|Resolution 88 Afterglow album cover|
The Cambridge Jazz Festival, 16-27 November 2016 has released an impressive, varied line-up for its second year. It features names such as Soweto Kinch, Laura Mvula and Anita Wardell. (FULL LINE-UP JUST PUBLISHED)
One of the headline acts is Resolution 88. Local heroes of the Cambridge scene, they will bring their signature lively jazz funk sound to La Raza, in a double bill with Binker Golding’s Quartet,on Wednesday 23rd November 2016.
Leah Williams interviewed Tom O’Grady, the band’s leader, about their new album “Afterglow,” about November’s Cambridge Jazz Fest, as well as what drew him to funk, and his experience of playing with Incognito:
LondonJazz News: You’ve taken a rather interesting path to becoming a professional musician, tell us how you got here?
Tom O’Grady: Well, I come from a very musical family. My mum’s a piano teacher and my dad’s a pianist so I started to learn the piano from a young age and it’s always been a very serious passion. When it came to deciding on a career though, I ended up going to study Engineering, thinking that it was probably safer to keep music as a part-time interest. I ended up becoming a Maths teacher in Cambridge after my studies but had continued to play a lot of music all the way through and was still really enjoying it. It got to a point where I realised that if I never really gave it a go to see where music could take me full-time then I would probably end up regretting it.
LJN: Is that how Resolution 88 came into being?
T O’G: Pretty much, yes. I went for a piano lesson with Rob Barron in London and one of the things he said that really kick-started the idea was that, aside from my own playing and practice of course, I should think about creating my own music as that’s an education in itself. I was playing a lot with local musicians on the Cambridge scene and I already knew who I really wanted to be involved – luckily they all said yes!
LJN: Reoslution 88 is described as a “hard-hitting, raw funk quartet”; is this what you set out to do from the start or is it a sound that’s evolved throughout the process?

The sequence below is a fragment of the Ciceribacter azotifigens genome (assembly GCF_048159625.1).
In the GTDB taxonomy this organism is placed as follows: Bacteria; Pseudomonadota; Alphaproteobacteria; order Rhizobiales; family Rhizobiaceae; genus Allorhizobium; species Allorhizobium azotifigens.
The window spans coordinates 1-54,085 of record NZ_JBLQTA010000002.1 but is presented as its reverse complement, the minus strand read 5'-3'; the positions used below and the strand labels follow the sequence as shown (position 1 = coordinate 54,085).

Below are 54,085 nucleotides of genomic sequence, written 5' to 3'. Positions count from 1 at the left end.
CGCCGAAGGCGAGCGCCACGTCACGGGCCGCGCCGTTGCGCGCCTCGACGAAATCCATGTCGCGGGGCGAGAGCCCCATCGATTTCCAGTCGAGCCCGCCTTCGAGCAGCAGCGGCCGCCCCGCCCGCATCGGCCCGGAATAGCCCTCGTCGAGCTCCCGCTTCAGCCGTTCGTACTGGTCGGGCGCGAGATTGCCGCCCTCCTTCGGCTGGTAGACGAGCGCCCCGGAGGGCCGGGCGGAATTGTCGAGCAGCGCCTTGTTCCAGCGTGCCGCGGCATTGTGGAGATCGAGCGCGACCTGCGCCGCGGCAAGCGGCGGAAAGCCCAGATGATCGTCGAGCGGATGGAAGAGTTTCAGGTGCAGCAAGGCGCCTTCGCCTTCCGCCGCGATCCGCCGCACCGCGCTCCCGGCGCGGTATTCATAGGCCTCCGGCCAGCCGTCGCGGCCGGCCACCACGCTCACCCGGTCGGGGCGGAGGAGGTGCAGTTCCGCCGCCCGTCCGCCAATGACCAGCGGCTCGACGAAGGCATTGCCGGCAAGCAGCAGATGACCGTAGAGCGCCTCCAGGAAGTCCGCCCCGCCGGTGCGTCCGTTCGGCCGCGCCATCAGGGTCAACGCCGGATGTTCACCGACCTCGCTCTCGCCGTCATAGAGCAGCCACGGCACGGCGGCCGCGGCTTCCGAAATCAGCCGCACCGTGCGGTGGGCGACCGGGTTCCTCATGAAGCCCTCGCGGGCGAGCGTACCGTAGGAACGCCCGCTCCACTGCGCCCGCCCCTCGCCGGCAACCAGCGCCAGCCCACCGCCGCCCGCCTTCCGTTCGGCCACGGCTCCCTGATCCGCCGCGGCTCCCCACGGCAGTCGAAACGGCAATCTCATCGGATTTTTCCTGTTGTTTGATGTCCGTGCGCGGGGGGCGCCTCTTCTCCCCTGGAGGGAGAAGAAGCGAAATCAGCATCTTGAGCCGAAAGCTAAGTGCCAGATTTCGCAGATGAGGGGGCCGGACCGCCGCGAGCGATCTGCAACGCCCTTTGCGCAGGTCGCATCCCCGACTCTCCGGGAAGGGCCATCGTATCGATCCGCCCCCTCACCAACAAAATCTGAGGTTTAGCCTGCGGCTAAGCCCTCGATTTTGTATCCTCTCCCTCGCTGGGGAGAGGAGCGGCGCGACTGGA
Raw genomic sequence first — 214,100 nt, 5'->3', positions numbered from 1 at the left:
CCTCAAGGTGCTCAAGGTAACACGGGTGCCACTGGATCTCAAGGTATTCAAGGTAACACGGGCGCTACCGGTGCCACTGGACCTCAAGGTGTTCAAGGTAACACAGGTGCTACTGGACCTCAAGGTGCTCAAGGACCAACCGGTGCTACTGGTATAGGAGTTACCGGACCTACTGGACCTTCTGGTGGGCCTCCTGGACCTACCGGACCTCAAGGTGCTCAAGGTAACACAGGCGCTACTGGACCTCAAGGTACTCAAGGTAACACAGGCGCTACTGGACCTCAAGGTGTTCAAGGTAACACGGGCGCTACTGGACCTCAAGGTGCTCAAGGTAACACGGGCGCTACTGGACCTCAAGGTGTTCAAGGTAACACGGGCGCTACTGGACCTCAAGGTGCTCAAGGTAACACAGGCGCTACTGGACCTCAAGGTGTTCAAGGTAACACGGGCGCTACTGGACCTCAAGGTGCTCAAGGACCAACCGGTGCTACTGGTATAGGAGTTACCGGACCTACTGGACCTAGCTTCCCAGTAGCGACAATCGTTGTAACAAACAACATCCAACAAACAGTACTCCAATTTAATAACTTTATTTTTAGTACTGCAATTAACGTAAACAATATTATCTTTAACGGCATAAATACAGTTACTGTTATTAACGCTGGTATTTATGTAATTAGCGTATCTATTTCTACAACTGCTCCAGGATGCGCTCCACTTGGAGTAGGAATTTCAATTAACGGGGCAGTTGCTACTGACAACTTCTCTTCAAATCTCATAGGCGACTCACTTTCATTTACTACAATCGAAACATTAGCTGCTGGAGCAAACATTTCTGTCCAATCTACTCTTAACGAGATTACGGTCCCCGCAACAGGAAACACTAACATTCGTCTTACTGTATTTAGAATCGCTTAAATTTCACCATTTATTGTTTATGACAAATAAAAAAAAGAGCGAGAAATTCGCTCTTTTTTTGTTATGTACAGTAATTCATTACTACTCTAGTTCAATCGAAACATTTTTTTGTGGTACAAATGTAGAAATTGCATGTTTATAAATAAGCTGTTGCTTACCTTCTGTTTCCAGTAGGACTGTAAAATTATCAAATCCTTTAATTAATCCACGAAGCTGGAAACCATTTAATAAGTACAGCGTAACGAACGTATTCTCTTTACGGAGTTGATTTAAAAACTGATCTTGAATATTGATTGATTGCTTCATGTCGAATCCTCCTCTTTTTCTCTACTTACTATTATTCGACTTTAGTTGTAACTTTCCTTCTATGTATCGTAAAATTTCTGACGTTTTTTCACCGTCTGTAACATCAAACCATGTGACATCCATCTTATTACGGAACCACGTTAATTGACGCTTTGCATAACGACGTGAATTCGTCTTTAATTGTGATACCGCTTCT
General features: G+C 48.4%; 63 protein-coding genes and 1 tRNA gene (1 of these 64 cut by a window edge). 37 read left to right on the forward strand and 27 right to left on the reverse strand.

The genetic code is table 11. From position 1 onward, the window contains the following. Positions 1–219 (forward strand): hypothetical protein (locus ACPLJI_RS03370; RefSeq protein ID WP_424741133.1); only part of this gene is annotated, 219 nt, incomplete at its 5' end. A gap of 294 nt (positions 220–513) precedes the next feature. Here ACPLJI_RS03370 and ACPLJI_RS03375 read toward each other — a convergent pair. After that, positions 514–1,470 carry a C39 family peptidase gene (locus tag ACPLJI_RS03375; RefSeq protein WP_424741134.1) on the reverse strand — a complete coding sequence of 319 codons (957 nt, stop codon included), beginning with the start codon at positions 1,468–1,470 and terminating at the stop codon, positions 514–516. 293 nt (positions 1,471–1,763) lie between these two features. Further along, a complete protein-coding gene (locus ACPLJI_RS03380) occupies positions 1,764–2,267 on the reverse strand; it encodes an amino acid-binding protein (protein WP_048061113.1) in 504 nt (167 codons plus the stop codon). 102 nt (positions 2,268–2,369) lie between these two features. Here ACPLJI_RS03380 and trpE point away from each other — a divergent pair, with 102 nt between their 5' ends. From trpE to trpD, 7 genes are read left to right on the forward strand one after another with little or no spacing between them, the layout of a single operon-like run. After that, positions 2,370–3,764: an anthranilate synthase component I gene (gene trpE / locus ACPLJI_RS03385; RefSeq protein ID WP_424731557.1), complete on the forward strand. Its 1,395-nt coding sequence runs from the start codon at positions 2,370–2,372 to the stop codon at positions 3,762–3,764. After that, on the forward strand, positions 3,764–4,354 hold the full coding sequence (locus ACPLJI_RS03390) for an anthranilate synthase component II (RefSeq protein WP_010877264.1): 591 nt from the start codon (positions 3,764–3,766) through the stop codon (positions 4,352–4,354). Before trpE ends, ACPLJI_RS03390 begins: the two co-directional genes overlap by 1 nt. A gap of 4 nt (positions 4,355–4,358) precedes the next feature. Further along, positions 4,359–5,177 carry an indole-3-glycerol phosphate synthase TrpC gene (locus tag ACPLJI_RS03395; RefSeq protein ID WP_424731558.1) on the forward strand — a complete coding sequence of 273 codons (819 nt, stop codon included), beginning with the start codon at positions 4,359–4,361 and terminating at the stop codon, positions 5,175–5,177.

T O’G: Well jazz funk, percussive music has always been something that I’ve listened to and taken inspiration from but in terms of writing my own music it developed quite naturally. My main ambition and drive was really just to create my own music but when I first started I wasn’t re-ally sure what kind of path that was going to take. One of my main inspirations at the time was Don Blackman and his eponymous album that was actually released the year I was born, in 1982. His music is more p-funk – quite tough 80s funk – and it’s also got vocals with it. I quickly realised through the writing process though that I was leaning more towards writing instrumental music and that was where my strengths lay. It was a combination of that natural inclination and the group of musicians we’d got together that really led the sound of our first album, Resolution 88, and, of course, the Fender Rhodes played its part in influencing the direction too.
|Resolution 88 playing Ronnie Scott’s. Photo credit Carl Hyde|
LJN: Of course, the Fender Rhodes is a big part of your sound; how did you get in to playing this?
T O’G: Well I actually became interested in the Fender Rhodes early on when I started listening to Jamiroquai’s music at around the age of 12. The first thing you hear on their track Return of a Space Cowboy is actually a whole tone scale played on a Rhodes. I was so taken with the sound and what it brought to the music as a whole that I just knew it would end up becoming a big part of my music.